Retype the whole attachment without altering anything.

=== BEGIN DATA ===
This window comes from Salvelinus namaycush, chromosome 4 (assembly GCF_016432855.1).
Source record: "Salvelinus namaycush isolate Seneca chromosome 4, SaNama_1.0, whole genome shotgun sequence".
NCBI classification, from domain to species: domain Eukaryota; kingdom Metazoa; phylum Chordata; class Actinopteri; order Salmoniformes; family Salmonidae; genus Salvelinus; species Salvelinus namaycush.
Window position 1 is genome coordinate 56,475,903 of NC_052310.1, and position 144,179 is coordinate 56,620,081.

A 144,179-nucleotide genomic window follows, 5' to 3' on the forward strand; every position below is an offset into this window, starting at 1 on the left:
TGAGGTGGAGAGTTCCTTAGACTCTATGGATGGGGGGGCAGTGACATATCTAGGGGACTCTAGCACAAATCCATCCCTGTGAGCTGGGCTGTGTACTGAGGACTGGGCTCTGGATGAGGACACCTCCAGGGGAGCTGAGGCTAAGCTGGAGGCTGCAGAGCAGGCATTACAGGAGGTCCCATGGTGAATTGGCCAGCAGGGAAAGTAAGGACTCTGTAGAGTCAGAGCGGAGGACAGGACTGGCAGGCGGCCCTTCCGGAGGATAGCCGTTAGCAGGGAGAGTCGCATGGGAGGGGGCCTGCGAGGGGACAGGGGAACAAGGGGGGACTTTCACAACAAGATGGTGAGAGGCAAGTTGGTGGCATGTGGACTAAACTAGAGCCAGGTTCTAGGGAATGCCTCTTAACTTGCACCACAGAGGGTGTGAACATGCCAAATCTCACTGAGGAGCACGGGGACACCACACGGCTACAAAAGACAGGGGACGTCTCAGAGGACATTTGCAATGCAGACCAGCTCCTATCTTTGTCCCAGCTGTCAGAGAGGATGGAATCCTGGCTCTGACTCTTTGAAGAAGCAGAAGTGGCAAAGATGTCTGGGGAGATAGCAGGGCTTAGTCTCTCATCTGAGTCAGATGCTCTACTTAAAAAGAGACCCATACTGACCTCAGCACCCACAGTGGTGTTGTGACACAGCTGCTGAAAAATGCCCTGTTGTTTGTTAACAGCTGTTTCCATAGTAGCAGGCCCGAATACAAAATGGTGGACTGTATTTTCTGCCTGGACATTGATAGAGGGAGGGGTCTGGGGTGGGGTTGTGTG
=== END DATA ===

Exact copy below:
This window comes from Salvelinus namaycush, chromosome 4 (assembly GCF_016432855.1).
Source record: "Salvelinus namaycush isolate Seneca chromosome 4, SaNama_1.0, whole genome shotgun sequence".
NCBI classification, from domain to species: domain Eukaryota; kingdom Metazoa; phylum Chordata; class Actinopteri; order Salmoniformes; family Salmonidae; genus Salvelinus; species Salvelinus namaycush.
Window position 1 is genome coordinate 56,475,903 of NC_052310.1, and position 144,179 is coordinate 56,620,081.

A 144,179-nucleotide genomic window follows, 5' to 3' on the forward strand; every position below is an offset into this window, starting at 1 on the left:
TGAGGTGGAGAGTTCCTTAGACTCTATGGATGGGGGGGCAGTGACATATCTAGGGGACTCTAGCACAAATCCATCCCTGTGAGCTGGGCTGTGTACTGAGGACTGGGCTCTGGATGAGGACACCTCCAGGGGAGCTGAGGCTAAGCTGGAGGCTGCAGAGCAGGCATTACAGGAGGTCCCATGGTGAATTGGCCAGCAGGGAAAGTAAGGACTCTGTAGAGTCAGAGCGGAGGACAGGACTGGCAGGCGGCCCTTCCGGAGGATAGCCGTTAGCAGGGAGAGTCGCATGGGAGGGGGCCTGCGAGGGGACAGGGGAACAAGGGGGGACTTTCACAACAAGATGGTGAGAGGCAAGTTGGTGGCATGTGGACTAAACTAGAGCCAGGTTCTAGGGAATGCCTCTTAACTTGCACCACAGAGGGTGTGAACATGCCAAATCTCACTGAGGAGCACGGGGACACCACACGGCTACAAAAGACAGGGGACGTCTCAGAGGACATTTGCAATGCAGACCAGCTCCTATCTTTGTCCCAGCTGTCAGAGAGGATGGAATCCTGGCTCTGACTCTTTGAAGAAGCAGAAGTGGCAAAGATGTCTGGGGAGATAGCAGGGCTTAGTCTCTCATCTGAGTCAGATGCTCTACTTAAAAAGAGACCCATACTGACCTCAGCACCCACAGTGGTGTTGTGACACAGCTGCTGAAAAATGCCCTGTTGTTTGTTAACAGCTGTTTCCATAGTAGCAGGCCCGAATACAAAATGGTGGACTGTATTTTCTGCCTGGACATTGATAGAGGGAGGGGTCTGGGGTGGGGTTGTGTG